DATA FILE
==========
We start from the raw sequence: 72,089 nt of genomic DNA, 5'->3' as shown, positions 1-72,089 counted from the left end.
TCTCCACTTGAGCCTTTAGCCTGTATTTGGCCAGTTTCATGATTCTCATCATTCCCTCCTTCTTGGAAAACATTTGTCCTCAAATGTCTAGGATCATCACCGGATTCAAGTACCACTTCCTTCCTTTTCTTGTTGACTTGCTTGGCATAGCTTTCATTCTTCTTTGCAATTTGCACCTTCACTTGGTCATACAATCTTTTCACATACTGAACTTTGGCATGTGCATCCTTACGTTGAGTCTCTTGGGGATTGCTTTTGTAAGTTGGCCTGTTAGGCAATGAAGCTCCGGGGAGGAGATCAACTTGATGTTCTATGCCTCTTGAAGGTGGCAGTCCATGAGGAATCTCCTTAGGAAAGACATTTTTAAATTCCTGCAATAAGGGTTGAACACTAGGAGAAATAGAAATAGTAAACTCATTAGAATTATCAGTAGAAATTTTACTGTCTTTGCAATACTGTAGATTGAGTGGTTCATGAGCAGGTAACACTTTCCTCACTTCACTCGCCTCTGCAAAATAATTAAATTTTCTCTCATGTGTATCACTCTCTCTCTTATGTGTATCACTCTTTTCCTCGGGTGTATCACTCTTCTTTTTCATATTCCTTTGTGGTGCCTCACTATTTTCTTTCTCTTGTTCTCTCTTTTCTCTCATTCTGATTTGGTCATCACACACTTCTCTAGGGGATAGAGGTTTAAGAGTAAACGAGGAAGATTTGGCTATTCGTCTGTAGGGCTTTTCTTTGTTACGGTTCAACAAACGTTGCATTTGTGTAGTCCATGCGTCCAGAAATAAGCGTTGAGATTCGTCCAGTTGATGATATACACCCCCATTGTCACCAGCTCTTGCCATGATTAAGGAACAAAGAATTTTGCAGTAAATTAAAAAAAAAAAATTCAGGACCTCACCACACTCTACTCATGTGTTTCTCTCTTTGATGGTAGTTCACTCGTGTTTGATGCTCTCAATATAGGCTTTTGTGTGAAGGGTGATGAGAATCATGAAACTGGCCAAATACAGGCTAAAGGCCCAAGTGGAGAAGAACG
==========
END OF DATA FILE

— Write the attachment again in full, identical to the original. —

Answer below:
We start from the raw sequence: 72,089 nt of genomic DNA, 5'->3' as shown, positions 1-72,089 counted from the left end.
TCTCCACTTGAGCCTTTAGCCTGTATTTGGCCAGTTTCATGATTCTCATCATTCCCTCCTTCTTGGAAAACATTTGTCCTCAAATGTCTAGGATCATCACCGGATTCAAGTACCACTTCCTTCCTTTTCTTGTTGACTTGCTTGGCATAGCTTTCATTCTTCTTTGCAATTTGCACCTTCACTTGGTCATACAATCTTTTCACATACTGAACTTTGGCATGTGCATCCTTACGTTGAGTCTCTTGGGGATTGCTTTTGTAAGTTGGCCTGTTAGGCAATGAAGCTCCGGGGAGGAGATCAACTTGATGTTCTATGCCTCTTGAAGGTGGCAGTCCATGAGGAATCTCCTTAGGAAAGACATTTTTAAATTCCTGCAATAAGGGTTGAACACTAGGAGAAATAGAAATAGTAAACTCATTAGAATTATCAGTAGAAATTTTACTGTCTTTGCAATACTGTAGATTGAGTGGTTCATGAGCAGGTAACACTTTCCTCACTTCACTCGCCTCTGCAAAATAATTAAATTTTCTCTCATGTGTATCACTCTCTCTCTTATGTGTATCACTCTTTTCCTCGGGTGTATCACTCTTCTTTTTCATATTCCTTTGTGGTGCCTCACTATTTTCTTTCTCTTGTTCTCTCTTTTCTCTCATTCTGATTTGGTCATCACACACTTCTCTAGGGGATAGAGGTTTAAGAGTAAACGAGGAAGATTTGGCTATTCGTCTGTAGGGCTTTTCTTTGTTACGGTTCAACAAACGTTGCATTTGTGTAGTCCATGCGTCCAGAAATAAGCGTTGAGATTCGTCCAGTTGATGATATACACCCCCATTGTCACCAGCTCTTGCCATGATTAAGGAACAAAGAATTTTGCAGTAAATTAAAAAAAAAAAATTCAGGACCTCACCACACTCTACTCATGTGTTTCTCTCTTTGATGGTAGTTCACTCGTGTTTGATGCTCTCAATATAGGCTTTTGTGTGAAGGGTGATGAGAATCATGAAACTGGCCAAATACAGGCTAAAGGCCCAAGTGGAGAAGAACG